By Sam Levin
By Sam Levin
By Sam Levin
By Jessica Lussenhop
By Sam Levin
By Timothy Lane
By Sam Levin
By Dennis Brown
A friend/client of mine was out with two other girls last weekend. They were meeting up with two more girls at Train Wreck in West Port Plaza. My friend walked in the bar with the two girls she was with, bought a draft beer from the bar and was standing there waiting for a table. She literally had two drinks of her beer and that is all she remembers. She woke up St. Luke's Hospital with high levels of Rohypnol in her blood. They had found her in the parking lot of the hospital. She was raped. The two other girls she was with that night were also drugged, taken from the bar, raped, and later found in the parking lot of St. Anthony's.
No word yet on the girls they were meeting up there. No one has heard from them.
From what the police have told her this is a common problem they are having in West Port. They have arrested one bartender from a different restaurant/bar associated with a different case.
If you are like hundreds of St. Louis-area women, you received an e-mail just like the one excerpted above in recent weeks. Originally sent by a Jefferson County loan processor on August 25, the missive eventually found its way into the inbox of Maryland Heights police detectives.
Upon investigation, the detectives deemed the message false and urged recipients to discard it.
"We have not come up with anything that would substantiate that any of this did occur," says Captain Bill Carson, commander of the detective unit. "If there is something that happened, it was not as it was described in the e-mail."
On August 30, Maryland Heights police dispatched a press release that said that neither St. Luke's Hospital nor St. Anthony's Medical Center have records that verify the alleged rape. The release also stated that neither hospital administered a rape kit during the night in question, and that area police have no record of the incident.
While the e-mail didn't appear to be malicious in its intent, the release went on, it was damaging to the Trainwreck's reputation.
It turns out that the now-infamous message originated from the keyboard of 33-year-old Sheila Shulz, who works for a mortgage company located near the saloon.
High Ridge resident Shulz says the alleged rape victim, whose story she recounted in the e-mail, is a longtime friend a 27-year-old woman who lives in the nearby Jefferson County municipality of House Springs. (Shulz declines to give the alleged victim's name and, like Maryland Heights police, does not know the names of the other two women described in the e-mail.)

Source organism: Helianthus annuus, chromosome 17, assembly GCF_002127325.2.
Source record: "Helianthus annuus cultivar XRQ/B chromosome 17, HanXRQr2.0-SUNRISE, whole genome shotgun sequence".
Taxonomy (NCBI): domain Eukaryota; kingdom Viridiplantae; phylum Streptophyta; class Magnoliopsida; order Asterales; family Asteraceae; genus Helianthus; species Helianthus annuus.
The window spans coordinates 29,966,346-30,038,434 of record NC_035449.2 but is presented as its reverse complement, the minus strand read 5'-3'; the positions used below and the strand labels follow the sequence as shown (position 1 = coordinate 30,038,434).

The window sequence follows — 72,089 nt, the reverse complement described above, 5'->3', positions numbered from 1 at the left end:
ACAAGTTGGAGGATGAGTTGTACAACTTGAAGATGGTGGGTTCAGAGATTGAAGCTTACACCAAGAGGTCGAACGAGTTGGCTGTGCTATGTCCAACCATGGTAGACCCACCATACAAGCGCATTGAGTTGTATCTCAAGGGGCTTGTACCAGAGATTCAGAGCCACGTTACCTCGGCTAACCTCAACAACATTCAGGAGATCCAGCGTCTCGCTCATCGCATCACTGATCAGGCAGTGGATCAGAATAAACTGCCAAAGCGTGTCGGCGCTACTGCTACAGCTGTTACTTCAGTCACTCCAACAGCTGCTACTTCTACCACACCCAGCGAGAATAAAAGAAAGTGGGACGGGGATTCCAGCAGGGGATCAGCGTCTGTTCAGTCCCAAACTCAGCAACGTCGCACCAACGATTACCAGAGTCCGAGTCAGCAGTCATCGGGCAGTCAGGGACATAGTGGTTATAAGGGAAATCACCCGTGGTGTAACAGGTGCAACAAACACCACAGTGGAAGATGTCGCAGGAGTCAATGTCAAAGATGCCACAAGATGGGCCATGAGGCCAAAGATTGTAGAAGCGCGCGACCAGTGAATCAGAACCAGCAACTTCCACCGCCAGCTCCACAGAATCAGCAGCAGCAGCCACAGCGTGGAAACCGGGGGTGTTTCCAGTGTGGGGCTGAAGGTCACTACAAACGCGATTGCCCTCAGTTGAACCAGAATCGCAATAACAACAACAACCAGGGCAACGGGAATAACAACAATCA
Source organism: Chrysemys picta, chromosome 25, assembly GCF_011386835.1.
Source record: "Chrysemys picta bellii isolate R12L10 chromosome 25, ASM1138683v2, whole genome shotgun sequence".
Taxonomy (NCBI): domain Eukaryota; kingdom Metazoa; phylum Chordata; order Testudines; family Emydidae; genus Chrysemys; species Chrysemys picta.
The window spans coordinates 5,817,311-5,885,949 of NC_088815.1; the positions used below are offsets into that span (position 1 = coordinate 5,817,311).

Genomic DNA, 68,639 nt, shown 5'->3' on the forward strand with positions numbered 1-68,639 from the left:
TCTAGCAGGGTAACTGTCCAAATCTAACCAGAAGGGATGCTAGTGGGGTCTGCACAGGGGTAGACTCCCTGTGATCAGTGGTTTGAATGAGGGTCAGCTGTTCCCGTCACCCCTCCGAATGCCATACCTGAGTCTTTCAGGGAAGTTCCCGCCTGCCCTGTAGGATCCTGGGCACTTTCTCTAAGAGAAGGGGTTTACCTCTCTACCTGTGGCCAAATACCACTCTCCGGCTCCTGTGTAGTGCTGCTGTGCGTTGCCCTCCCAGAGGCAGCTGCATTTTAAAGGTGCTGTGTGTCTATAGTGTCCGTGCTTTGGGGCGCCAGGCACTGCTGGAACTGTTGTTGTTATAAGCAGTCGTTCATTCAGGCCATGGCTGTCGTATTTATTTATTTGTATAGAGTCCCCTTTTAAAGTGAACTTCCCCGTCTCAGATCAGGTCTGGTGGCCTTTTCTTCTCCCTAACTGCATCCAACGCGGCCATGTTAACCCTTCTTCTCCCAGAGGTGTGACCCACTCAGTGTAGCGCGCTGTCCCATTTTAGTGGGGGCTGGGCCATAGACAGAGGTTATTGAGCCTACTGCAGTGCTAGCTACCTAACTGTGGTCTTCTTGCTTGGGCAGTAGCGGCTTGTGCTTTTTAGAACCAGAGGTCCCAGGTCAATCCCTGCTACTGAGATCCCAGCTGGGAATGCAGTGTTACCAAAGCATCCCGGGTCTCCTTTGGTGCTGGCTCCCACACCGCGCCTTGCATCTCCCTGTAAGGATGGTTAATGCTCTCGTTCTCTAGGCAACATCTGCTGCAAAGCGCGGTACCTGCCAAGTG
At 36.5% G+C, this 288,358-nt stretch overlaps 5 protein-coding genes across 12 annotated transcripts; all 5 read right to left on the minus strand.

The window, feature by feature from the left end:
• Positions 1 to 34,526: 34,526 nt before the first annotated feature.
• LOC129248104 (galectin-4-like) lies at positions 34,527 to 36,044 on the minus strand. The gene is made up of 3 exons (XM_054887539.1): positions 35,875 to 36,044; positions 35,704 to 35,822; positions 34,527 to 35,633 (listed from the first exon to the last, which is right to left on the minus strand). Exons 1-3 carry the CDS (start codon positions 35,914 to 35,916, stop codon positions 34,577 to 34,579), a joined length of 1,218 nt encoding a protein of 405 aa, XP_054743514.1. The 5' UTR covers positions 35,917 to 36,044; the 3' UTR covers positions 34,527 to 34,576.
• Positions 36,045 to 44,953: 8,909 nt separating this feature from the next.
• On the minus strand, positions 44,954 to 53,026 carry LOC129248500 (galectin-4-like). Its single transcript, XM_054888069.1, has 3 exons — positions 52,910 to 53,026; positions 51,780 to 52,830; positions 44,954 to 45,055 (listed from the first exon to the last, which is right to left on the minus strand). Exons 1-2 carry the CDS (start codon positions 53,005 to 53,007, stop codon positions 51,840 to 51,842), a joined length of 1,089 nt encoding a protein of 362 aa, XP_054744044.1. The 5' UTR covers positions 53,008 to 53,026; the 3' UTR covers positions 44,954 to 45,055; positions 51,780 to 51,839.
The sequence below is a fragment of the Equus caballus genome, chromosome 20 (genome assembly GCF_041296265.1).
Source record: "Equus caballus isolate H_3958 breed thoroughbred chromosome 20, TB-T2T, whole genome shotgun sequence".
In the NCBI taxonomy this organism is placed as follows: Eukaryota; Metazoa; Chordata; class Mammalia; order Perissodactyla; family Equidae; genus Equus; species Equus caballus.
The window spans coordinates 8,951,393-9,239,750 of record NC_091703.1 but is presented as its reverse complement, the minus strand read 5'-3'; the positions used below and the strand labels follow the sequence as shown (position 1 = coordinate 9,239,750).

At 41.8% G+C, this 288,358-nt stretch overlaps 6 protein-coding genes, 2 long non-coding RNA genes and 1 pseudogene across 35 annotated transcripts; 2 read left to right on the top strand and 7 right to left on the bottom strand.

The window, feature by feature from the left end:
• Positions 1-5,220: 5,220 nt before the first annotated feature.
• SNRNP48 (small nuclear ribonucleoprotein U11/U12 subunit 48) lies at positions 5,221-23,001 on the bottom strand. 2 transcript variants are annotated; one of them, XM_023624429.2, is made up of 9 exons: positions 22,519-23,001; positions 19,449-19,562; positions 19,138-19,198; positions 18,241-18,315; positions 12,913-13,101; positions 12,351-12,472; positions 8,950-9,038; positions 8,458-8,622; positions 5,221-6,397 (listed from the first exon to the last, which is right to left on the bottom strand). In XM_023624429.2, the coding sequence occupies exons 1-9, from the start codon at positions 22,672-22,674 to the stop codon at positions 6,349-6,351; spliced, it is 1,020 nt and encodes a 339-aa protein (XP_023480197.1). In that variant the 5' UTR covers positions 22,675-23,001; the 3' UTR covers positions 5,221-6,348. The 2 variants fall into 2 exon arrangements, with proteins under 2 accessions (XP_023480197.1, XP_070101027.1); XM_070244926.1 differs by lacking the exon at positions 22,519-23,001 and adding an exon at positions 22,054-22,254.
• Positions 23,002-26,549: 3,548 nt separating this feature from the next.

Before the night in question, Shulz says, her friend was "going through a rough time, and a rough divorce." She speculates that the woman does not want to add to her misery by discussing the alleged brutal event with the police or news media.
"She's worried about how this whole thing is going to affect her. I just think she's scared to deal with it right now," Shulz adds. "I can't get any more information out of her. She's not talking to me, because she's angry at me for all the media attention, and because I gave the Maryland Heights police her name."
Detectives who questioned the alleged victim found her uncooperative, says Kevin Stewart, a community-relations officer with the police department. "She only told them so much, and then refused to answer many more questions, giving them an, 'If you don't believe me, screw you,' type of thing."
"We can't force her to cooperate," says Carson, adding that no charges have been filed against Shulz or her friend. "She's indicated that she has other problems in her life that she's dealing with right now, and she does not want to be part of this investigation."
When reached by phone, a Trainwreck employee said the saloon suffered only a modest drop in business after the e-mail began circulating.
"We regard it as a serious matter," says Tom Hayes, a Crestwood-based attorney who represents Trainwreck. "We turned it over to the police, and we're standing behind their investigation results. It's a shame this thing got circulated like that." He says the bar's management has not decided if they will pursue legal action.
Shulz's e-mail inspired an entry on popular Web site Snopes.com, which devotes itself to chronicling urban legends. "We're inculcated from childhood to learn that 'two wrongs don't make a right,'" the entry reads, "but unfortunately the warning message reproduced above is an example of piling one wrong atop others, doing more harm than good in the process."
Despite a Post-Dispatchstory and television news reports calling the e-mail bogus, Shulz stands by her story. "I didn't send this e-mail out as a scare or as a lie," she says. "I still believe that she was drugged, and I still believe that she was raped."
Shulz says her company has asked her not to discuss the incident any longer via company e-mail. She adds that that the entire affair has caused her much distress. "I don't believe the media has done their job. Everyone who knows me knows I'm not a liar."
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